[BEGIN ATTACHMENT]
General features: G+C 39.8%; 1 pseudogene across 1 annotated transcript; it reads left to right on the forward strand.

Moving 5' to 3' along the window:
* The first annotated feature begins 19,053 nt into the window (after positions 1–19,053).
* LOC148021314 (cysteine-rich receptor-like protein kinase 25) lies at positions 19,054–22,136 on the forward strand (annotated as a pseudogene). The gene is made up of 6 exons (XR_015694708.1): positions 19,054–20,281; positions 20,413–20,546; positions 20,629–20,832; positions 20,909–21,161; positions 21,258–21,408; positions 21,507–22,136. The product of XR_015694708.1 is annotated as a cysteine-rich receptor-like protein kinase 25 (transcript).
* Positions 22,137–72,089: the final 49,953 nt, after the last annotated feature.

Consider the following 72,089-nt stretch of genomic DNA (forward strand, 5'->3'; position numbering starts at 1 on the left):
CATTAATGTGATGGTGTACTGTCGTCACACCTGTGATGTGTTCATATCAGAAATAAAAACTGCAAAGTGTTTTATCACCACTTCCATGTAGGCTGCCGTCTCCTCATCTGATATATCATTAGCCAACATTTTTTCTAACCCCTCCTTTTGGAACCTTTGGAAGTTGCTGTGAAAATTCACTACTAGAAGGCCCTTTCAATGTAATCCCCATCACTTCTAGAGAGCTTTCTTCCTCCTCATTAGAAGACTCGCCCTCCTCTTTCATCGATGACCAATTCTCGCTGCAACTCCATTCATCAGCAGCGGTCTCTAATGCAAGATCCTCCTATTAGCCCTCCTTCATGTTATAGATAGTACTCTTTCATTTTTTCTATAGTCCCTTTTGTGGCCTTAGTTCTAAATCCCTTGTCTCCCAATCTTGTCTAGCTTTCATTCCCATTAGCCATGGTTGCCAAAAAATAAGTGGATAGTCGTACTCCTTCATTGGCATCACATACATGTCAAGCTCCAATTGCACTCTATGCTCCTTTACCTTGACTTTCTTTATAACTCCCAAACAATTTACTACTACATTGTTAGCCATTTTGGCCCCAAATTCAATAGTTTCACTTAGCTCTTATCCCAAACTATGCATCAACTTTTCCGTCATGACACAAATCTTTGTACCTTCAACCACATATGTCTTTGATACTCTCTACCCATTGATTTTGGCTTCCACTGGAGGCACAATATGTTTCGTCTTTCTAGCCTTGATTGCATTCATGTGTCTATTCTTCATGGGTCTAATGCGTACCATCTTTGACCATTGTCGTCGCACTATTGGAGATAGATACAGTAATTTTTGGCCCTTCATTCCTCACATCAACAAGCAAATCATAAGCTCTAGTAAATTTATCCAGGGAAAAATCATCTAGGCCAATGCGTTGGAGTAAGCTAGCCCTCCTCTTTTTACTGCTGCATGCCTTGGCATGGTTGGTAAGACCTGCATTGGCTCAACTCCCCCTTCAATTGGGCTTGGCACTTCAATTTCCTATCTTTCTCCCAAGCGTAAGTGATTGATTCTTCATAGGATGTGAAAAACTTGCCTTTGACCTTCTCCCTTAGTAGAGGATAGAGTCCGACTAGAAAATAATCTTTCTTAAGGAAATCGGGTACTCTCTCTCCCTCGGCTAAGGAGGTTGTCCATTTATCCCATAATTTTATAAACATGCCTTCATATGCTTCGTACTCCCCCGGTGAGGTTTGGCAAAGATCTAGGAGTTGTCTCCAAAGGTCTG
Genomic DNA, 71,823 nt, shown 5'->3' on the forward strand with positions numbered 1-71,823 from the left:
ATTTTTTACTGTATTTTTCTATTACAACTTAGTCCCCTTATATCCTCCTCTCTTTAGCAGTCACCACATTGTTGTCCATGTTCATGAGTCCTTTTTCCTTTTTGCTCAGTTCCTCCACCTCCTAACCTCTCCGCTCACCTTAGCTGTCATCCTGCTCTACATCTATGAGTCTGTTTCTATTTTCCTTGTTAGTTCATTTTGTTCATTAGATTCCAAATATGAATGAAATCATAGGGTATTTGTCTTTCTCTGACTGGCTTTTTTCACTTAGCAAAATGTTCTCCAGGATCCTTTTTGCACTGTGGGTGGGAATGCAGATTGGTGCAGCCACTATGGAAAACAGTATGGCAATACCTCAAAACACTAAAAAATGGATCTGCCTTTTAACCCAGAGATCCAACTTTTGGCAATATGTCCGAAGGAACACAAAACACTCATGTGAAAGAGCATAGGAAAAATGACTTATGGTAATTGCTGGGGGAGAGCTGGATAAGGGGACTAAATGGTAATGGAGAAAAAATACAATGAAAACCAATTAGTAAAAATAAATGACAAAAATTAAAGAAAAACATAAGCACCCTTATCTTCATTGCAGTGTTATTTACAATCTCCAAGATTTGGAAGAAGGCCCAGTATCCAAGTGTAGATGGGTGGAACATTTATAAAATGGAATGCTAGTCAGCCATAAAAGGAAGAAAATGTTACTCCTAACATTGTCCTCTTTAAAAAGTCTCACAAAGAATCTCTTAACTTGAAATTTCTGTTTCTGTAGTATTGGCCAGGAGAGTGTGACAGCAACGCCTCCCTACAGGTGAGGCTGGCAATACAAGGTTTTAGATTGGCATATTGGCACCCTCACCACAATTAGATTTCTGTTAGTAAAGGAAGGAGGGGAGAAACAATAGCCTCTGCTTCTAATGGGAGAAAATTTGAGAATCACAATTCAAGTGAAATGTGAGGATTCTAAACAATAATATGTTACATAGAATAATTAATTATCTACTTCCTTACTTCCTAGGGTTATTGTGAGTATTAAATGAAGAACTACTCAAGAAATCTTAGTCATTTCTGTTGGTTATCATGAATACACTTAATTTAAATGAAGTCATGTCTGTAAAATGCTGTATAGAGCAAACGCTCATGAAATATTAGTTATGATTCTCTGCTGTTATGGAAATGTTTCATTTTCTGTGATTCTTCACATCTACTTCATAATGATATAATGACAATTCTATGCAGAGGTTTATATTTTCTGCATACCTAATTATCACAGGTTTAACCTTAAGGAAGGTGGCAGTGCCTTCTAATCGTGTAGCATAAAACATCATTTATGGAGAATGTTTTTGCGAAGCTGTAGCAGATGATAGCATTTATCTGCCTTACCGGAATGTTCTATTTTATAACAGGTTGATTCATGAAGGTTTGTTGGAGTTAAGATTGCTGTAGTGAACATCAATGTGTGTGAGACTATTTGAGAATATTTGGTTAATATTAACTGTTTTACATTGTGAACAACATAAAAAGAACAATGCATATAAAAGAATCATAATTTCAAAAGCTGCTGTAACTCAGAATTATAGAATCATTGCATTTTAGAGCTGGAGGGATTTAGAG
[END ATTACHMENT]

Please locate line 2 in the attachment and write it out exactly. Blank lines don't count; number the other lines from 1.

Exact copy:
Moving 5' to 3' along the window: